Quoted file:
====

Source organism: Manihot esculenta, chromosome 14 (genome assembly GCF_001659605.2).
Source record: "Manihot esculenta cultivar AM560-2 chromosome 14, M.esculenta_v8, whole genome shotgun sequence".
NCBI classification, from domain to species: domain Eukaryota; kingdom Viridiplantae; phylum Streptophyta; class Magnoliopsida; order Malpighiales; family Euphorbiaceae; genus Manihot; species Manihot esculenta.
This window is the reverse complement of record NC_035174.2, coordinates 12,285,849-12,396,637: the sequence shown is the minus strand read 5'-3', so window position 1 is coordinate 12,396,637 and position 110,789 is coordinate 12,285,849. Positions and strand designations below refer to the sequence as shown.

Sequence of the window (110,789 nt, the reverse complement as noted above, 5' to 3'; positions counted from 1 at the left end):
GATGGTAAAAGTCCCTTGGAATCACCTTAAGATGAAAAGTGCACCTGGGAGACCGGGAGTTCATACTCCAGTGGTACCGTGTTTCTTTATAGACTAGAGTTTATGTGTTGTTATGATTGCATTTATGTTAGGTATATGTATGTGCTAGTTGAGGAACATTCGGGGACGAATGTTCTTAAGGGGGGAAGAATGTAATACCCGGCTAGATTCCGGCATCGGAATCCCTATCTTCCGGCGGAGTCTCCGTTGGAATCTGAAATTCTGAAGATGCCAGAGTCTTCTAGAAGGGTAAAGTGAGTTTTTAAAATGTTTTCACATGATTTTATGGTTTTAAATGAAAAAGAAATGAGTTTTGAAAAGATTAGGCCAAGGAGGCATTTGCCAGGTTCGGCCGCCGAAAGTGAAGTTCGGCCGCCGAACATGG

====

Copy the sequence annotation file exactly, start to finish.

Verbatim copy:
Source organism: Manihot esculenta, chromosome 14 (genome assembly GCF_001659605.2).
Source record: "Manihot esculenta cultivar AM560-2 chromosome 14, M.esculenta_v8, whole genome shotgun sequence".
NCBI classification, from domain to species: domain Eukaryota; kingdom Viridiplantae; phylum Streptophyta; class Magnoliopsida; order Malpighiales; family Euphorbiaceae; genus Manihot; species Manihot esculenta.
This window is the reverse complement of record NC_035174.2, coordinates 12,285,849-12,396,637: the sequence shown is the minus strand read 5'-3', so window position 1 is coordinate 12,396,637 and position 110,789 is coordinate 12,285,849. Positions and strand designations below refer to the sequence as shown.

Sequence of the window (110,789 nt, the reverse complement as noted above, 5' to 3'; positions counted from 1 at the left end):
GATGGTAAAAGTCCCTTGGAATCACCTTAAGATGAAAAGTGCACCTGGGAGACCGGGAGTTCATACTCCAGTGGTACCGTGTTTCTTTATAGACTAGAGTTTATGTGTTGTTATGATTGCATTTATGTTAGGTATATGTATGTGCTAGTTGAGGAACATTCGGGGACGAATGTTCTTAAGGGGGGAAGAATGTAATACCCGGCTAGATTCCGGCATCGGAATCCCTATCTTCCGGCGGAGTCTCCGTTGGAATCTGAAATTCTGAAGATGCCAGAGTCTTCTAGAAGGGTAAAGTGAGTTTTTAAAATGTTTTCACATGATTTTATGGTTTTAAATGAAAAAGAAATGAGTTTTGAAAAGATTAGGCCAAGGAGGCATTTGCCAGGTTCGGCCGCCGAAAGTGAAGTTCGGCCGCCGAACATGG